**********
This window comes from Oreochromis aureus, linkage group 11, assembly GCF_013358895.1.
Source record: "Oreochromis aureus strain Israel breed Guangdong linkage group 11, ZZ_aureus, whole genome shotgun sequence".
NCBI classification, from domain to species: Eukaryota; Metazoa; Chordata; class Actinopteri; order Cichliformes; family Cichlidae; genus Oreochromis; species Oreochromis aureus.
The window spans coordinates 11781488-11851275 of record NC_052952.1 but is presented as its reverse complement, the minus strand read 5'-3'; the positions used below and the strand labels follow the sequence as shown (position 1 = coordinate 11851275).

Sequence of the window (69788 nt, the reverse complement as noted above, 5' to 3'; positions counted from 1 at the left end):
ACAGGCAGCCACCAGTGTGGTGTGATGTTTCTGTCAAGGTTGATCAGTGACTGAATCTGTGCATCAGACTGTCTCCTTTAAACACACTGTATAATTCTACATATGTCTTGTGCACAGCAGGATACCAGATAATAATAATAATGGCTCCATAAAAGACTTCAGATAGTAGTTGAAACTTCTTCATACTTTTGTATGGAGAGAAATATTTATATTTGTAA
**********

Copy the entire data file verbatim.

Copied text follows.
This window comes from Oreochromis aureus, linkage group 11, assembly GCF_013358895.1.
Source record: "Oreochromis aureus strain Israel breed Guangdong linkage group 11, ZZ_aureus, whole genome shotgun sequence".
NCBI classification, from domain to species: Eukaryota; Metazoa; Chordata; class Actinopteri; order Cichliformes; family Cichlidae; genus Oreochromis; species Oreochromis aureus.
The window spans coordinates 11781488-11851275 of record NC_052952.1 but is presented as its reverse complement, the minus strand read 5'-3'; the positions used below and the strand labels follow the sequence as shown (position 1 = coordinate 11851275).

Sequence of the window (69788 nt, the reverse complement as noted above, 5' to 3'; positions counted from 1 at the left end):
ACAGGCAGCCACCAGTGTGGTGTGATGTTTCTGTCAAGGTTGATCAGTGACTGAATCTGTGCATCAGACTGTCTCCTTTAAACACACTGTATAATTCTACATATGTCTTGTGCACAGCAGGATACCAGATAATAATAATAATGGCTCCATAAAAGACTTCAGATAGTAGTTGAAACTTCTTCATACTTTTGTATGGAGAGAAATATTTATATTTGTAA